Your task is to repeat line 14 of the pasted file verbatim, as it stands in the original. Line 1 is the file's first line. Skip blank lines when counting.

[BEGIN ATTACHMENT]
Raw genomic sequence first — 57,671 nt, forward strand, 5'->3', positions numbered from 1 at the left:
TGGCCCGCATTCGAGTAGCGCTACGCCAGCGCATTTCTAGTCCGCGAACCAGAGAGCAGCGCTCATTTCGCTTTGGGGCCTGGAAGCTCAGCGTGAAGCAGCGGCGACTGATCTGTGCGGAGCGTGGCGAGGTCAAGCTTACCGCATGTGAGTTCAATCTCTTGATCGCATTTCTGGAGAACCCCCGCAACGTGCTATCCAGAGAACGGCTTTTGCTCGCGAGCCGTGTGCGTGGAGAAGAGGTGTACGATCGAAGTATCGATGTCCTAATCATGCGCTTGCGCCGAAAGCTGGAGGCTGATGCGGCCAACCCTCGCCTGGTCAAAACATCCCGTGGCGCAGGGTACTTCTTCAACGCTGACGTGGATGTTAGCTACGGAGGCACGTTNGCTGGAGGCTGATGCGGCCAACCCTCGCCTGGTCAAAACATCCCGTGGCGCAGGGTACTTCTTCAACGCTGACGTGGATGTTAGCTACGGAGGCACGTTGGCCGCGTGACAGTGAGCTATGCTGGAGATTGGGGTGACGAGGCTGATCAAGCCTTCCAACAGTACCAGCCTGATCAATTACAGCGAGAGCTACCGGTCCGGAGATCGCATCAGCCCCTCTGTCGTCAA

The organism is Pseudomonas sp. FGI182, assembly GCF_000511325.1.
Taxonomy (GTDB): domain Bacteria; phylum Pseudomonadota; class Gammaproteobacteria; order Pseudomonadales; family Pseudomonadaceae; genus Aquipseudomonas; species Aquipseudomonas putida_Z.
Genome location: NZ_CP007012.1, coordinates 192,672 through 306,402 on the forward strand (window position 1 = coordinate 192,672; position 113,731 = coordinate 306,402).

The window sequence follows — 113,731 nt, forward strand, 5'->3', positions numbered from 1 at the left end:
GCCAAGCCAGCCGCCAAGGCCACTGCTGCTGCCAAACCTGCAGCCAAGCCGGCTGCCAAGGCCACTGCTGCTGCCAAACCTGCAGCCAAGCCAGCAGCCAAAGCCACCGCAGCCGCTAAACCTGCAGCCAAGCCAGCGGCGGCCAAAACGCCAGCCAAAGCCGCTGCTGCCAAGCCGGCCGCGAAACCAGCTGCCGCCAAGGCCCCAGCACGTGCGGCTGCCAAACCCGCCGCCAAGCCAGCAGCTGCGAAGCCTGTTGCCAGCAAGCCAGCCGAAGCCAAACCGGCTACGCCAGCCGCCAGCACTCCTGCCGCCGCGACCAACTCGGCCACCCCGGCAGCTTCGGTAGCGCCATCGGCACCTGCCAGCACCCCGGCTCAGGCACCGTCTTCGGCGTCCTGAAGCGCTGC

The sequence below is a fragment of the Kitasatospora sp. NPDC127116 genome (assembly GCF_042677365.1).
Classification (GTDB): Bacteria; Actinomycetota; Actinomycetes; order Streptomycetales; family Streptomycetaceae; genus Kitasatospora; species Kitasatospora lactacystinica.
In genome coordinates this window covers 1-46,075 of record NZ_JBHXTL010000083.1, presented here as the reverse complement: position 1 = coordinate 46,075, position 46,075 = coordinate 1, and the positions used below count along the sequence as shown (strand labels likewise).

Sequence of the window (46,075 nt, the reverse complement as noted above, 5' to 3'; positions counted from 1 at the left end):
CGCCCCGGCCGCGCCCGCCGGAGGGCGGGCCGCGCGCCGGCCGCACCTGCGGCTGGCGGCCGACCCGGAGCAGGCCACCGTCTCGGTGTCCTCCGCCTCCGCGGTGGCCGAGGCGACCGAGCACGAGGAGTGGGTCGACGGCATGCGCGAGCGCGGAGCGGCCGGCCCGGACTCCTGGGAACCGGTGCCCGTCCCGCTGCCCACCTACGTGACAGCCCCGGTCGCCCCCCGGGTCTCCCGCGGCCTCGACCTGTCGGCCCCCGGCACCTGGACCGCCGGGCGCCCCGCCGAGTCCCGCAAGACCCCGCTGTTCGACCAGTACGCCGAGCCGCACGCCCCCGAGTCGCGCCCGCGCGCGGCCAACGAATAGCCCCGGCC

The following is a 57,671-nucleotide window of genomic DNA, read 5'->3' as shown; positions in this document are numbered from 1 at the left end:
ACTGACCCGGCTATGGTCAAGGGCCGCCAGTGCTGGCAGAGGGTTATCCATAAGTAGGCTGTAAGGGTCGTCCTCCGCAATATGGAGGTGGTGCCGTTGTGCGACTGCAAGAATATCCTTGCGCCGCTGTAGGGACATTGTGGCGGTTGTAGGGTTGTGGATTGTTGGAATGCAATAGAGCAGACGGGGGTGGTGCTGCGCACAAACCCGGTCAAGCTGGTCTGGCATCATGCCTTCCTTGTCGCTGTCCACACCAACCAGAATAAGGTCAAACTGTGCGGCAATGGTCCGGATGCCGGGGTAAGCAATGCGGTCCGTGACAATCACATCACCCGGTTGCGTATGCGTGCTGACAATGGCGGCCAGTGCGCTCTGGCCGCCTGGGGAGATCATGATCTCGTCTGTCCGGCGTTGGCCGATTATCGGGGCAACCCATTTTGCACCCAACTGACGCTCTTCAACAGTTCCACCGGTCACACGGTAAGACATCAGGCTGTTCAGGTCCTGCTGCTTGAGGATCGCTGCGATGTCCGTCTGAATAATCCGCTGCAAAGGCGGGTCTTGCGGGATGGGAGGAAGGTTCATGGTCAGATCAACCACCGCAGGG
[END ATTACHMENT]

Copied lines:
ACTGACCCGGCTATGGTCAAGGGCCGCCAGTGCTGGCAGAGGGTTATCCATAAGTAGGCTGTAAGGGTCGTCCTCCGCAATATGGAGGTGGTGCCGTTGTGCGACTGCAAGAATATCCTTGCGCCGCTGTAGGGACATTGTGGCGGTTGTAGGGTTGTGGATTGTTGGAATGCAATAGAGCAGACGGGGGTGGTGCTGCGCACAAACCCGGTCAAGCTGGTCTGGCATCATGCCTTCCTTGTCGCTGTCCACACCAACCAGAATAAGGTCAAACTGTGCGGCAATGGTCCGGATGCCGGGGTAAGCAATGCGGTCCGTGACAATCACATCACCCGGTTGCGTATGCGTGCTGACAATGGCGGCCAGTGCGCTCTGGCCGCCTGGGGAGATCATGATCTCGTCTGTCCGGCGTTGGCCGATTATCGGGGCAACCCATTTTGCACCCAACTGACGCTCTTCAACAGTTCCACCGGTCACACGGTAAGACATCAGGCTGTTCAGGTCCTGCTGCTTGAGGATCGCTGCGATGTCCGTCTGAATAATCCGCTGCAAAGGCGGGTCTTGCGGGATGGGAGGAAGGTTCATGGTCAGATCAACCACCGCAGGG